A Danish zoo is planning to publicly dissect a year-old lion that it has killed to avoid inbreeding — a year after another Danish zoo triggered massive online protests for killing a healthy young giraffe, dissecting it and feeding it to lions in front of children.

The Odense Zoo in central Denmark says the healthy young female lion was put down nine months ago because the zoo had too many felines. It said the animal, which has since been kept in a freezer, will be dissected Thursday to coincide with the schools' fall break.

Zookeeper Michael Wallberg Soerensen said the Odense Zoo, 105 miles west of Copenhagen, has performed public dissections for 20 years. He says they are "not for entertainment" but are educational.

"We are not chopping up animals for fun. We believe in sharing knowledge," Wallberg Soerensen said Saturday, adding that the purpose of the public dissection was to give people "a closer-to-the-animals experience."

"It is important not to give animals human attributes that they do not have," he added.

The event has so far attracted several protests but has been mostly well received in Denmark, unlike similar plans at the Copenhagen Zoo in February 2014. That zoo faced international protests after a healthy 2-year-old giraffe named Marius, also killed to prevent inbreeding, was dissected in front of a crowd that included children and then was fed to lions.

Many Danes posted positive comments on Odense Zoo's Facebook page, with some agreeing that children will not be harmed watching the dissection, which happens often in Denmark and is often attended by school children. The Odense Zoo does it "once or twice a year" and promotes the event on its weekly program. There are no age restrictions for attending the dissections.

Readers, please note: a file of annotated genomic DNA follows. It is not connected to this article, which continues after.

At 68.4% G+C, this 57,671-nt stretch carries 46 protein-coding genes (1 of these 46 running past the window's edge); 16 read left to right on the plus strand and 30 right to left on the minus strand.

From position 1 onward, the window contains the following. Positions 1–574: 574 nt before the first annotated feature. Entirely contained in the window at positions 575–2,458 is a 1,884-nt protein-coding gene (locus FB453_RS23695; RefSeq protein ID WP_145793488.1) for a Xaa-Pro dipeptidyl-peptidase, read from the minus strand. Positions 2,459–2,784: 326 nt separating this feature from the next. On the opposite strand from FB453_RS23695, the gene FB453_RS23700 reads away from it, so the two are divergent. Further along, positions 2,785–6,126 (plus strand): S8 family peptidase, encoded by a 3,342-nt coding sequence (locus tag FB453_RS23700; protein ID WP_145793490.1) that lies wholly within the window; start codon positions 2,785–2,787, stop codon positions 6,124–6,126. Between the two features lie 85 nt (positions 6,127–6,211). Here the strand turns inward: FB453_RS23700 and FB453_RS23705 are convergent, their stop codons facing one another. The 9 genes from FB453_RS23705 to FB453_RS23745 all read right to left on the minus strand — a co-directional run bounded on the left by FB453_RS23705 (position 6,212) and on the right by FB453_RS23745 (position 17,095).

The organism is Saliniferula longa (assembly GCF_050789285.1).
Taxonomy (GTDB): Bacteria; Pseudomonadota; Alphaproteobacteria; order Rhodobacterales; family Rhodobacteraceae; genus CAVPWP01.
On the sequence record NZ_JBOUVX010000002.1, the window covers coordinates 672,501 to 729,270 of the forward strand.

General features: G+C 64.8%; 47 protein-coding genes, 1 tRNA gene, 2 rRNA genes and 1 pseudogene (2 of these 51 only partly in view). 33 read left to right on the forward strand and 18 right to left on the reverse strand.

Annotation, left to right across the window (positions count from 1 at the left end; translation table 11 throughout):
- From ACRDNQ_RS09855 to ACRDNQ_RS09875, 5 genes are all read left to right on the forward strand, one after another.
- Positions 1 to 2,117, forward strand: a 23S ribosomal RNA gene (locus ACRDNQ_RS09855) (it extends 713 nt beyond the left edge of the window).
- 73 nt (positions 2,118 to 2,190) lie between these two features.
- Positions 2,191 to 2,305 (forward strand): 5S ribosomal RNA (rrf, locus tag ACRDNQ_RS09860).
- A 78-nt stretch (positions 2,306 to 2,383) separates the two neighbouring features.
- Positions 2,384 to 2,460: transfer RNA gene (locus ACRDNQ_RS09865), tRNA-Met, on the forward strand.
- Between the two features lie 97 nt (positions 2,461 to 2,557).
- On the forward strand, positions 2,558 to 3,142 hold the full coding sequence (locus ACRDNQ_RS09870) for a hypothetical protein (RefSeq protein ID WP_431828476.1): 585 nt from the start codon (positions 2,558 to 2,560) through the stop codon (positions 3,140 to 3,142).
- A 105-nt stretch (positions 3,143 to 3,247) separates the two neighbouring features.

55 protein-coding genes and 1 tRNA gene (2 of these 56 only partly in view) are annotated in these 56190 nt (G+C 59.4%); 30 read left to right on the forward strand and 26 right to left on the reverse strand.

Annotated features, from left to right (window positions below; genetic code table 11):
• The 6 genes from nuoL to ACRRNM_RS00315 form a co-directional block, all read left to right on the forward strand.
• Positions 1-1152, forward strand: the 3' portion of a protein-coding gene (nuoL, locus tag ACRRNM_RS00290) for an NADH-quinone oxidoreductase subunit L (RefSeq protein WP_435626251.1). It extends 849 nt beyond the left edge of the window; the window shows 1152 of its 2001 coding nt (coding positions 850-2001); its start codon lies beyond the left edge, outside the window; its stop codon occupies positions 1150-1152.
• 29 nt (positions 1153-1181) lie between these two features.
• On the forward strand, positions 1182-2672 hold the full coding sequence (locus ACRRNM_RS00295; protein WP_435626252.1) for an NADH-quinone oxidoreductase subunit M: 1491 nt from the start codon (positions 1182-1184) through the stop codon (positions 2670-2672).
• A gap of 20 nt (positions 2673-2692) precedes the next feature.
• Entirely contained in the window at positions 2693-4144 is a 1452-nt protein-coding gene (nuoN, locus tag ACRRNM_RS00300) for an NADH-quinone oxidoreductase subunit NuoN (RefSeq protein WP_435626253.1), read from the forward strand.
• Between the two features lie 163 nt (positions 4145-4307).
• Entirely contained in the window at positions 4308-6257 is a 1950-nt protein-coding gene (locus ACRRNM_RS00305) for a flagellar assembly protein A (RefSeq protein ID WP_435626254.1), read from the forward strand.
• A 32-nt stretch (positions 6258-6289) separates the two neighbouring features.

Lions in captivity are considered young adults when they are eight to nine months, Wallberg Soerensen said, adding the animal was killed to prevent inbreeding.

"Having her in the same enclosure as her own father would mean that he would start mating her at some point and that would lead to inbreeding," he said. "We don't want to deliberately allow inbreeding."

Shortly after the lion was born in October 2014, Wallberg Soerensen started looking via a European network for other zoos where the lion could be sent. He said the zoo decided to kill the lion after no other home was found.

"Believe me, that is the last resort. I would always prefer to send an animal to another zoo in Europe than have to put it down," he said.

The zoo's announcement highlighted the substantial cultural differences between Europeans and Americans over zoo animals.

Each year, thousands of animals are euthanized in European zoos for poor health, old age, lack of space or conservation management reasons. Zoo managers say their job is to preserve species, not individual animals.

In the U.S., however, zoos try to avoid killing animals by using contraceptives to make sure they don't have more offspring than they can house. Still, that method has also been criticized by some for disrupting animals' natural behavior.

"Americans are very uptight and easily get outraged while Danes are more open-minded," said Skyler M. Rowland, a 45-year-old from Los Angeles who lives in Copenhagen.

One Facebook user wrote in Danish on the Odense Zoo's page: "the world is NOT a pink Disney movie."